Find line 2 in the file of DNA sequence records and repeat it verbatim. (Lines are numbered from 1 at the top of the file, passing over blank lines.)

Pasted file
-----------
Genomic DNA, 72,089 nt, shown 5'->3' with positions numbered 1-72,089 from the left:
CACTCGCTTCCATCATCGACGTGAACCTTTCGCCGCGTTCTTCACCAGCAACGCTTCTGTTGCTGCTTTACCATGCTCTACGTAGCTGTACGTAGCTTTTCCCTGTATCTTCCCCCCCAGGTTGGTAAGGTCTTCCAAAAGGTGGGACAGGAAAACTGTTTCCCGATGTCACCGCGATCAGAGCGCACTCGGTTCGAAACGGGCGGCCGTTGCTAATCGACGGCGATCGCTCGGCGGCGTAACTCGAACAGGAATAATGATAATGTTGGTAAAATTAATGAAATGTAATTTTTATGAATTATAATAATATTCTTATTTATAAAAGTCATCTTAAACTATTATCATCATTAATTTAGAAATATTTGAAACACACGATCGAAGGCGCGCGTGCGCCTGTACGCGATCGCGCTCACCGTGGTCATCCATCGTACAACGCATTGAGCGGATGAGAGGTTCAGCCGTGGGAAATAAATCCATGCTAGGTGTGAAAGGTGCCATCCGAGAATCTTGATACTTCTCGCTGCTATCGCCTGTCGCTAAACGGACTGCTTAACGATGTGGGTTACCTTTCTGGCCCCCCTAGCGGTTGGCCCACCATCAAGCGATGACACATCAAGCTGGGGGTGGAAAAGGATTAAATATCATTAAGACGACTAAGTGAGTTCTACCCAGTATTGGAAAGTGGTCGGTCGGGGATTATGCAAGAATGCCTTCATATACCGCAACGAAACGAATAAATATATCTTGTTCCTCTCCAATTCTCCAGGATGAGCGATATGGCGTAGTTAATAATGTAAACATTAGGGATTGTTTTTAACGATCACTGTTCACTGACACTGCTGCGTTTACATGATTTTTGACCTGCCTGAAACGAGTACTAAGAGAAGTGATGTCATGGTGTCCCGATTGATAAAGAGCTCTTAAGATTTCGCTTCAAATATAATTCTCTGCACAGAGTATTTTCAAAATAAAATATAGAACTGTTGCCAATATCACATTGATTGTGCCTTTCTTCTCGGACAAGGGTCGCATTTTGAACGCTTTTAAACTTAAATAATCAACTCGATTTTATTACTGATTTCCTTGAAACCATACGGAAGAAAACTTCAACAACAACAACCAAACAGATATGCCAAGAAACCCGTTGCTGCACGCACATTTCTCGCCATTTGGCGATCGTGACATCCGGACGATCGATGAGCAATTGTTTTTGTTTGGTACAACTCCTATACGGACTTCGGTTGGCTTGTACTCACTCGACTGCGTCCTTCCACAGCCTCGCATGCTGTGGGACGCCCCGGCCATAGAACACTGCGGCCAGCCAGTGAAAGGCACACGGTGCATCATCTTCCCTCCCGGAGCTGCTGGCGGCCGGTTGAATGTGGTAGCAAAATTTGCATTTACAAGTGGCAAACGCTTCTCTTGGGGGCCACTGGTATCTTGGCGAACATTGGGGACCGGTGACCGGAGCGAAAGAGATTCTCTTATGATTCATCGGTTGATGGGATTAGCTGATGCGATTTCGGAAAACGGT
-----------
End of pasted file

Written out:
CACTCGCTTCCATCATCGACGTGAACCTTTCGCCGCGTTCTTCACCAGCAACGCTTCTGTTGCTGCTTTACCATGCTCTACGTAGCTGTACGTAGCTTTTCCCTGTATCTTCCCCCCCAGGTTGGTAAGGTCTTCCAAAAGGTGGGACAGGAAAACTGTTTCCCGATGTCACCGCGATCAGAGCGCACTCGGTTCGAAACGGGCGGCCGTTGCTAATCGACGGCGATCGCTCGGCGGCGTAACTCGAACAGGAATAATGATAATGTTGGTAAAATTAATGAAATGTAATTTTTATGAATTATAATAATATTCTTATTTATAAAAGTCATCTTAAACTATTATCATCATTAATTTAGAAATATTTGAAACACACGATCGAAGGCGCGCGTGCGCCTGTACGCGATCGCGCTCACCGTGGTCATCCATCGTACAACGCATTGAGCGGATGAGAGGTTCAGCCGTGGGAAATAAATCCATGCTAGGTGTGAAAGGTGCCATCCGAGAATCTTGATACTTCTCGCTGCTATCGCCTGTCGCTAAACGGACTGCTTAACGATGTGGGTTACCTTTCTGGCCCCCCTAGCGGTTGGCCCACCATCAAGCGATGACACATCAAGCTGGGGGTGGAAAAGGATTAAATATCATTAAGACGACTAAGTGAGTTCTACCCAGTATTGGAAAGTGGTCGGTCGGGGATTATGCAAGAATGCCTTCATATACCGCAACGAAACGAATAAATATATCTTGTTCCTCTCCAATTCTCCAGGATGAGCGATATGGCGTAGTTAATAATGTAAACATTAGGGATTGTTTTTAACGATCACTGTTCACTGACACTGCTGCGTTTACATGATTTTTGACCTGCCTGAAACGAGTACTAAGAGAAGTGATGTCATGGTGTCCCGATTGATAAAGAGCTCTTAAGATTTCGCTTCAAATATAATTCTCTGCACAGAGTATTTTCAAAATAAAATATAGAACTGTTGCCAATATCACATTGATTGTGCCTTTCTTCTCGGACAAGGGTCGCATTTTGAACGCTTTTAAACTTAAATAATCAACTCGATTTTATTACTGATTTCCTTGAAACCATACGGAAGAAAACTTCAACAACAACAACCAAACAGATATGCCAAGAAACCCGTTGCTGCACGCACATTTCTCGCCATTTGGCGATCGTGACATCCGGACGATCGATGAGCAATTGTTTTTGTTTGGTACAACTCCTATACGGACTTCGGTTGGCTTGTACTCACTCGACTGCGTCCTTCCACAGCCTCGCATGCTGTGGGACGCCCCGGCCATAGAACACTGCGGCCAGCCAGTGAAAGGCACACGGTGCATCATCTTCCCTCCCGGAGCTGCTGGCGGCCGGTTGAATGTGGTAGCAAAATTTGCATTTACAAGTGGCAAACGCTTCTCTTGGGGGCCACTGGTATCTTGGCGAACATTGGGGACCGGTGACCGGAGCGAAAGAGATTCTCTTATGATTCATCGGTTGATGGGATTAGCTGATGCGATTTCGGAAAACGGT